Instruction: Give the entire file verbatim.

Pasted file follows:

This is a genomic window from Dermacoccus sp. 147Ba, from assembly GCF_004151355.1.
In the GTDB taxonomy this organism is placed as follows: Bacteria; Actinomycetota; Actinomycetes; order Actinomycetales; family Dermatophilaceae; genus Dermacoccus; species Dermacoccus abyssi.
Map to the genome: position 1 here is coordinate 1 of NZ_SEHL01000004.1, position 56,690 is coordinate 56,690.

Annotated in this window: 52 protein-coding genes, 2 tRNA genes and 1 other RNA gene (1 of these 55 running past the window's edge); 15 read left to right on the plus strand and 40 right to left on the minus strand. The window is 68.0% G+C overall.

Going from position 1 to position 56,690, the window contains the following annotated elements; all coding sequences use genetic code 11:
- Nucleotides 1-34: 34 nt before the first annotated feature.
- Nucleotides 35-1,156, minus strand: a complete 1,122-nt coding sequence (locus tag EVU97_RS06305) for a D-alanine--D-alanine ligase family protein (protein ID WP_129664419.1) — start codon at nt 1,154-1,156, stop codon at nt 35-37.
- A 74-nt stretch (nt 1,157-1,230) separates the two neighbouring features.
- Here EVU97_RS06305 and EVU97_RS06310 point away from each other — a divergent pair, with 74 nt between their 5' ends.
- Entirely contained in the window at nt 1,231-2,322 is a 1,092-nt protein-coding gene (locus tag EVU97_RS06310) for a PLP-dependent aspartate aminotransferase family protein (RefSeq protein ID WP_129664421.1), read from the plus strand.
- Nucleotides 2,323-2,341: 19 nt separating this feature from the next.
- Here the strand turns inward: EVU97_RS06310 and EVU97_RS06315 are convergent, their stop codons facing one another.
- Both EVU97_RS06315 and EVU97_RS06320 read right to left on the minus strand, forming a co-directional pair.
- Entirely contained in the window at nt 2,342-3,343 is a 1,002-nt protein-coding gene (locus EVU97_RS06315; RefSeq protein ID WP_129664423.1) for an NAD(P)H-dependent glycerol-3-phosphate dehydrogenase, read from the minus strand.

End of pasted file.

This is a genomic window from Dermacoccus sp. 147Ba, from assembly GCF_004151355.1.
In the GTDB taxonomy this organism is placed as follows: Bacteria; Actinomycetota; Actinomycetes; order Actinomycetales; family Dermatophilaceae; genus Dermacoccus; species Dermacoccus abyssi.
Map to the genome: position 1 here is coordinate 1 of NZ_SEHL01000004.1, position 56,690 is coordinate 56,690.

Annotated in this window: 52 protein-coding genes, 2 tRNA genes and 1 other RNA gene (1 of these 55 running past the window's edge); 15 read left to right on the plus strand and 40 right to left on the minus strand. The window is 68.0% G+C overall.

Going from position 1 to position 56,690, the window contains the following annotated elements; all coding sequences use genetic code 11:
- Nucleotides 1-34: 34 nt before the first annotated feature.
- Nucleotides 35-1,156, minus strand: a complete 1,122-nt coding sequence (locus tag EVU97_RS06305) for a D-alanine--D-alanine ligase family protein (protein ID WP_129664419.1) — start codon at nt 1,154-1,156, stop codon at nt 35-37.
- A 74-nt stretch (nt 1,157-1,230) separates the two neighbouring features.
- Here EVU97_RS06305 and EVU97_RS06310 point away from each other — a divergent pair, with 74 nt between their 5' ends.
- Entirely contained in the window at nt 1,231-2,322 is a 1,092-nt protein-coding gene (locus tag EVU97_RS06310) for a PLP-dependent aspartate aminotransferase family protein (RefSeq protein ID WP_129664421.1), read from the plus strand.
- Nucleotides 2,323-2,341: 19 nt separating this feature from the next.
- Here the strand turns inward: EVU97_RS06310 and EVU97_RS06315 are convergent, their stop codons facing one another.
- Both EVU97_RS06315 and EVU97_RS06320 read right to left on the minus strand, forming a co-directional pair.
- Entirely contained in the window at nt 2,342-3,343 is a 1,002-nt protein-coding gene (locus EVU97_RS06315; RefSeq protein ID WP_129664423.1) for an NAD(P)H-dependent glycerol-3-phosphate dehydrogenase, read from the minus strand.